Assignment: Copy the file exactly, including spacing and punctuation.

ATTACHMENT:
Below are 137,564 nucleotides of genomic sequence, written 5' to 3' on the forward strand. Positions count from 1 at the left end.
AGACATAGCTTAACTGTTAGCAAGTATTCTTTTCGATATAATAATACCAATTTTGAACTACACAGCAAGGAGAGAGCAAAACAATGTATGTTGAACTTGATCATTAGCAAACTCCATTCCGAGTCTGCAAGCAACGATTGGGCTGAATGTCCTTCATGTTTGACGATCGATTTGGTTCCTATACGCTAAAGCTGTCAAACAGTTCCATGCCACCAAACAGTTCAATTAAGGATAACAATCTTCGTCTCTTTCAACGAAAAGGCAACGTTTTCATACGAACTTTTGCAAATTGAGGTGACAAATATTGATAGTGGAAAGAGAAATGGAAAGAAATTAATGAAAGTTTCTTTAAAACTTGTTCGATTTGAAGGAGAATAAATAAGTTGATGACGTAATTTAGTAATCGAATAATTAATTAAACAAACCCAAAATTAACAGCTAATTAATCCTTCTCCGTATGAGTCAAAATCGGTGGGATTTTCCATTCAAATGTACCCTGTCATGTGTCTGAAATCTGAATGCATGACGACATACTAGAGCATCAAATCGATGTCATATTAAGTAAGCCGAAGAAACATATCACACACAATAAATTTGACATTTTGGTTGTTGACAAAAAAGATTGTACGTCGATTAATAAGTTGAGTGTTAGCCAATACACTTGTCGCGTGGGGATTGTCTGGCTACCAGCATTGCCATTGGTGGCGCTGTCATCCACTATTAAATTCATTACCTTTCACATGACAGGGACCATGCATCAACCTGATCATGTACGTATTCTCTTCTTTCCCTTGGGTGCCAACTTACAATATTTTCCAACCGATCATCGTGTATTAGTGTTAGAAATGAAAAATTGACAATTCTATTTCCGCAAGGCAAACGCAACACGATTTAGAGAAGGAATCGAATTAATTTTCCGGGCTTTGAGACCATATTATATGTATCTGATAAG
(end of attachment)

Below are 137,564 nucleotides of genomic sequence, written 5' to 3' on the forward strand. Positions count from 1 at the left end.
AGACATAGCTTAACTGTTAGCAAGTATTCTTTTCGATATAATAATACCAATTTTGAACTACACAGCAAGGAGAGAGCAAAACAATGTATGTTGAACTTGATCATTAGCAAACTCCATTCCGAGTCTGCAAGCAACGATTGGGCTGAATGTCCTTCATGTTTGACGATCGATTTGGTTCCTATACGCTAAAGCTGTCAAACAGTTCCATGCCACCAAACAGTTCAATTAAGGATAACAATCTTCGTCTCTTTCAACGAAAAGGCAACGTTTTCATACGAACTTTTGCAAATTGAGGTGACAAATATTGATAGTGGAAAGAGAAATGGAAAGAAATTAATGAAAGTTTCTTTAAAACTTGTTCGATTTGAAGGAGAATAAATAAGTTGATGACGTAATTTAGTAATCGAATAATTAATTAAACAAACCCAAAATTAACAGCTAATTAATCCTTCTCCGTATGAGTCAAAATCGGTGGGATTTTCCATTCAAATGTACCCTGTCATGTGTCTGAAATCTGAATGCATGACGACATACTAGAGCATCAAATCGATGTCATATTAAGTAAGCCGAAGAAACATATCACACACAATAAATTTGACATTTTGGTTGTTGACAAAAAAGATTGTACGTCGATTAATAAGTTGAGTGTTAGCCAATACACTTGTCGCGTGGGGATTGTCTGGCTACCAGCATTGCCATTGGTGGCGCTGTCATCCACTATTAAATTCATTACCTTTCACATGACAGGGACCATGCATCAACCTGATCATGTACGTATTCTCTTCTTTCCCTTGGGTGCCAACTTACAATATTTTCCAACCGATCATCGTGTATTAGTGTTAGAAATGAAAAATTGACAATTCTATTTCCGCAAGGCAAACGCAACACGATTTAGAGAAGGAATCGAATTAATTTTCCGGGCTTTGAGACCATATTATATGTATCTGATAAG